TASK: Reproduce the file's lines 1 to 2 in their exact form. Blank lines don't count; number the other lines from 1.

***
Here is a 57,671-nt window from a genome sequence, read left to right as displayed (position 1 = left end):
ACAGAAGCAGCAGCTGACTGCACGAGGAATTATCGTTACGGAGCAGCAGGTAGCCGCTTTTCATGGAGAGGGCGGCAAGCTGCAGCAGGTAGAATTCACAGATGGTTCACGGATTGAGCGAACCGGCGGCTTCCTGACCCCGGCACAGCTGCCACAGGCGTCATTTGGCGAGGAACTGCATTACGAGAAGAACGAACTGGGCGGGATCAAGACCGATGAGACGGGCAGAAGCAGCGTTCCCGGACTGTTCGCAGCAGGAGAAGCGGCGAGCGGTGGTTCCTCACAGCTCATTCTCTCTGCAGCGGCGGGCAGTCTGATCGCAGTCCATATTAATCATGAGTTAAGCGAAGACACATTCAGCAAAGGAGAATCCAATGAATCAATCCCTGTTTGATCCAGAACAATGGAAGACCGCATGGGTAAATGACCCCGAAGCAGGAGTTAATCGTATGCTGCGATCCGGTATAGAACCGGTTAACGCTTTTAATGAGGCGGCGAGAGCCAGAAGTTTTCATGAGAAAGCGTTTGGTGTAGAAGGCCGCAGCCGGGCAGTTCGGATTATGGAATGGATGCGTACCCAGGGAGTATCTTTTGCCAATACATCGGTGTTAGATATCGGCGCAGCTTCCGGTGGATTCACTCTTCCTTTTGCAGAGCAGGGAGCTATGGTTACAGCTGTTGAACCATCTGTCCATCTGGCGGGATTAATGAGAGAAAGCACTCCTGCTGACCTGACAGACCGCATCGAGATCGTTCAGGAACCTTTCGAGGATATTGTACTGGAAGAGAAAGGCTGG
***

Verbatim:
Here is a 57,671-nt window from a genome sequence, read left to right as displayed (position 1 = left end):
ACAGAAGCAGCAGCTGACTGCACGAGGAATTATCGTTACGGAGCAGCAGGTAGCCGCTTTTCATGGAGAGGGCGGCAAGCTGCAGCAGGTAGAATTCACAGATGGTTCACGGATTGAGCGAACCGGCGGCTTCCTGACCCCGGCACAGCTGCCACAGGCGTCATTTGGCGAGGAACTGCATTACGAGAAGAACGAACTGGGCGGGATCAAGACCGATGAGACGGGCAGAAGCAGCGTTCCCGGACTGTTCGCAGCAGGAGAAGCGGCGAGCGGTGGTTCCTCACAGCTCATTCTCTCTGCAGCGGCGGGCAGTCTGATCGCAGTCCATATTAATCATGAGTTAAGCGAAGACACATTCAGCAAAGGAGAATCCAATGAATCAATCCCTGTTTGATCCAGAACAATGGAAGACCGCATGGGTAAATGACCCCGAAGCAGGAGTTAATCGTATGCTGCGATCCGGTATAGAACCGGTTAACGCTTTTAATGAGGCGGCGAGAGCCAGAAGTTTTCATGAGAAAGCGTTTGGTGTAGAAGGCCGCAGCCGGGCAGTTCGGATTATGGAATGGATGCGTACCCAGGGAGTATCTTTTGCCAATACATCGGTGTTAGATATCGGCGCAGCTTCCGGTGGATTCACTCTTCCTTTTGCAGAGCAGGGAGCTATGGTTACAGCTGTTGAACCATCTGTCCATCTGGCGGGATTAATGAGAGAAAGCACTCCTGCTGACCTGACAGACCGCATCGAGATCGTTCAGGAACCTTTCGAGGATATTGTACTGGAAGAGAAAGGCTGG